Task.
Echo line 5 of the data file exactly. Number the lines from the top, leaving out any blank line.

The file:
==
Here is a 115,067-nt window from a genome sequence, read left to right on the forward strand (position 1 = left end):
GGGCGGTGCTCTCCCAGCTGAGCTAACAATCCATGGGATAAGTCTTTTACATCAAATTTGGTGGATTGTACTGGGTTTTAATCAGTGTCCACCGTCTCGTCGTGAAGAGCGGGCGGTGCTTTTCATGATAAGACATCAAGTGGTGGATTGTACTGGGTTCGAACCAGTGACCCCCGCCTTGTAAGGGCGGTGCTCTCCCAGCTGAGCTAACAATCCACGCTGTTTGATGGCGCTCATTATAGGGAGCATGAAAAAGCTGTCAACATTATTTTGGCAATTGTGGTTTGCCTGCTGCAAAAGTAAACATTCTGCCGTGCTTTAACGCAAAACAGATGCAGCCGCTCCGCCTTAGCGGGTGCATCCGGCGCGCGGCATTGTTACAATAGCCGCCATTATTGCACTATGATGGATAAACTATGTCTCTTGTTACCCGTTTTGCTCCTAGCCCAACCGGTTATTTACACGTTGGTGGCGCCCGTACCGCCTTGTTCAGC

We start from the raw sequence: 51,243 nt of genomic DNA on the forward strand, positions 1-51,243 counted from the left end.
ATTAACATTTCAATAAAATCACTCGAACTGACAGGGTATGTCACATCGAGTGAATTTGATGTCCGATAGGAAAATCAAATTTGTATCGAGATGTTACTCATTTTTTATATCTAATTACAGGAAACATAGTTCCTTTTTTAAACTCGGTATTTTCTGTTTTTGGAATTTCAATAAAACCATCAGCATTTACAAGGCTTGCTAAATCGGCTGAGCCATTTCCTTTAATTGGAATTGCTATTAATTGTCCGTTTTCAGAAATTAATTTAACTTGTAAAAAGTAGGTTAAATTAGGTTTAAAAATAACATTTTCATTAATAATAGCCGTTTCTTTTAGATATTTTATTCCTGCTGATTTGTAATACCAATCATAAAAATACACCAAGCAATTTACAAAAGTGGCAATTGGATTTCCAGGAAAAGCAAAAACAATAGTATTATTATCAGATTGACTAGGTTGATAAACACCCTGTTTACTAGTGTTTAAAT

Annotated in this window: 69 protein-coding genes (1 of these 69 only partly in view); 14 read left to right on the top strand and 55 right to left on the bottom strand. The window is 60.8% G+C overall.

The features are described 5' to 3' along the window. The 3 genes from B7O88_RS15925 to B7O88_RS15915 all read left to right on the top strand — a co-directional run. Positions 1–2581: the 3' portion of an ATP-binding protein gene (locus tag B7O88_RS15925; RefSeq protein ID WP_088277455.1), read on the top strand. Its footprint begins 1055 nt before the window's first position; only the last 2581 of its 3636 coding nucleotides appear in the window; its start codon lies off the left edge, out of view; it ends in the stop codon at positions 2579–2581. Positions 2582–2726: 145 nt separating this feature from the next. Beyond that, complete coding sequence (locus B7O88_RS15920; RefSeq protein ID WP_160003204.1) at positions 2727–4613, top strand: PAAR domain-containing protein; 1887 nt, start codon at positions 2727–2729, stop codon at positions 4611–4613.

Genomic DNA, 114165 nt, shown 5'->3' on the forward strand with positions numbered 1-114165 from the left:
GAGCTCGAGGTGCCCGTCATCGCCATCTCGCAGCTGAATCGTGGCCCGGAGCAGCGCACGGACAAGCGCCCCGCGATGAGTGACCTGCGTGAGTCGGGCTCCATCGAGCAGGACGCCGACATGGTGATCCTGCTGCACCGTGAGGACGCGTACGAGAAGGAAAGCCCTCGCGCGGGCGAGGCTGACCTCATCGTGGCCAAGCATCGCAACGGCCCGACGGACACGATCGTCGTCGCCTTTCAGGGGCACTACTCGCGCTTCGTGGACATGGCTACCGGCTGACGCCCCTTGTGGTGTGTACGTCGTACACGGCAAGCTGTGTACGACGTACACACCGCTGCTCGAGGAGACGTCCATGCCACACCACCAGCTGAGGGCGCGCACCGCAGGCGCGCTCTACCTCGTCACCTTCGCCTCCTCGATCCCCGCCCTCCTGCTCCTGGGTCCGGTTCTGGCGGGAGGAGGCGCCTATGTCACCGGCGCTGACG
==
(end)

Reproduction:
Annotated in this window: 69 protein-coding genes (1 of these 69 only partly in view); 14 read left to right on the top strand and 55 right to left on the bottom strand. The window is 60.8% G+C overall.